2003 CPEO Military List Archive

From: CPEO Moderator <cpeo@cpeo.org>
Date: 17 Jun 2003 20:00:06 -0000
Reply: cpeo-military
Subject: [CPEO-MEF] New Device Removes Drinking Water Contaminants
MEDIA CONTACT: Megan Fellman at (847) 491-3115 or

June 17, 2002

New Device Removes Drinking Water Contaminants

Two hollow-fiber membrane biofilm reactors shown in series as part of a
pilot study in southern California. [more detail]
EVANSTON, Ill. — A Northwestern University environmental engineer has
received a U.S. patent for a treatment device that renders perchlorate —
a thyroid-damaging ingredient of rocket fuel and a drinking water
problem — harmless. The applications extend beyond the safety of
drinking water and this one pollutant.

Bruce E. Rittmann, John Evans Professor of Environmental Engineering at
the Robert R. McCormick School of Engineering and Applied Science,
received U.S. Patent No. 6,387,262 for a hollow-fiber membrane biofilm
reactor, that, through a natural biochemical process of electron
transfer, turns perchlorate into innocuous chloride.

The cost-effective and environmentally friendly system also works on
nitrate, a contaminant from agricultural fertilizers that can cause
methemoglobinemia, or blue-baby syndrome, in infants, and is expected to
be successful with other oxidized pollutants, such as bromate, selenate,
heavy metals, radionuclides, and a range of chlorinated solvents,
including trichloroethylene, a problem in the semiconductor industry.

Currently there is no effective clean-up solution for perchlorate, which
was discovered in the water supplies of a large number of states in the
late 1990s, and existing methods are not always successful when dealing
with other contaminants.

"Many emerging pollutants are difficult to treat with conventional
methods," said Rittmann. "These methods do not destroy the contaminants
but simply move them from place to place, from the water to a solid
resin to a nasty brine that still contains the contaminants. Our simple
method, which destroys the contaminant, should work for almost every
oxidized pollutant, which means it has an incredible range of
applications, including being used on more than drinking water."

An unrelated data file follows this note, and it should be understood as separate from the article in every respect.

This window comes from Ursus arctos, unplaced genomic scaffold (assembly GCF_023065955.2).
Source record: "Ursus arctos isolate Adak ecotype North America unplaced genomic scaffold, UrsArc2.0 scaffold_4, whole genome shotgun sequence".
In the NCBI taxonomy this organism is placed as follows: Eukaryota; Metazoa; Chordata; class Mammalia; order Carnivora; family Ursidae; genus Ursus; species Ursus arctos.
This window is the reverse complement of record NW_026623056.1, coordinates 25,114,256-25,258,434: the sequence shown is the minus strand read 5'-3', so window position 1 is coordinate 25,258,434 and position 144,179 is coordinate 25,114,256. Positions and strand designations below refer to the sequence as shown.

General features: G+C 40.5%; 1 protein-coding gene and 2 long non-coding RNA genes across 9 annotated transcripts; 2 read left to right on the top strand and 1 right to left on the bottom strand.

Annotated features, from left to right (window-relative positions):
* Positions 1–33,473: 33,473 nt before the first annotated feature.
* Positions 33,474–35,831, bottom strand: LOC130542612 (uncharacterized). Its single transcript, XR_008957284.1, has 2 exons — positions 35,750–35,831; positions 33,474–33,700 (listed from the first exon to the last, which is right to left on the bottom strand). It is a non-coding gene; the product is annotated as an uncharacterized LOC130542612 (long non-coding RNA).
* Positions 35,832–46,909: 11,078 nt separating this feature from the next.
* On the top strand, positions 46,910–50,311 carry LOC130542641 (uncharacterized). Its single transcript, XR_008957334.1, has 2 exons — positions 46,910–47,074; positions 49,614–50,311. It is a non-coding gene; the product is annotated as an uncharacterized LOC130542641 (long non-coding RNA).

Rittmann has teamed up with the environmental engineering firm
Montgomery-Watson-Harza Engineers, Inc. to conduct a pilot study in La
Puenta, Calif., treating groundwater that is highly contaminated with
perchlorate and nitrate. Results have shown that the biofilm reactor can
effectively treat 0.3 gallons of water per minute, removing perchlorate
and nitrate at the same time.

The decontamination process takes advantage of a community of
microorganisms that lives as a biofilm on the outer surface of the
membranes in the system. The microorganisms, found naturally, act as
catalysts for the transfer of electrons from hydrogen gas to the
oxidized contaminant, such as perchlorate or nitrate. Chemically
speaking, the oxidized contaminants are eager to receive electrons,
which reduces them to harmless products. The hydrogen gas supplies the
electrons, and the biofilm microorganisms are the agents for the

A bundle of 7,000 hollow-fiber membranes are in one of the pilot-study
biofilm reactors, a column approximately 5 feet tall and 18 inches in
diameter. Each membrane is like a long, very thin straw, only 280
micrometers in diameter (the width of a thick sewing thread). Hydrogen
gas is fed to the inside of the membrane fibers, and the hydrogen
diffuses through the membrane walls into the contaminated water that
flows past the fibers. At this meeting point, on the outside of the
membrane, bacteria attach to the surface because they gain energy from
the process of transferring electrons and can grow and thrive. The
contaminants are reduced to harmless end products — perchlorate to
chloride and nitrate to nitrogen gas — while the hydrogen gas is
oxidized to water.

"We are exploiting nature," said Rittmann. "Life is all about
transferring electrons. We have an extraordinarily efficient system for
bringing hydrogen and its electrons to oxidized pollutants, such as
perchlorate, and reducing them to innocuous substances."

Hydrogen gas is an ideal electron donor for biological drinking water
treatment as it is non-toxic and inexpensive, and Rittmann’s system has
been shown to be safe. Another advantage is that the performance of the
reactor can be controlled simply by adjusting the pressure of the
hydrogen gas.

Rittmann also is conducting research on the microbial ecology of the
bioreactor system in order to understand how it works. Which
microorganisms are doing the work? How fast do they work? How do they
achieve the essential reaction of electron transfer?

"By looking at the details of what’s going on in the biofilms, we can
make the system even more reliable and efficient in cleaning up some of
the most dangerous and newly discovered contaminants in drinking water,
ground water and wastewater," said Rittmann.

The current research is supported by a grant from the U.S. Environmental
Protection Agency and administered by the American Water Works
Association Research Foundation.

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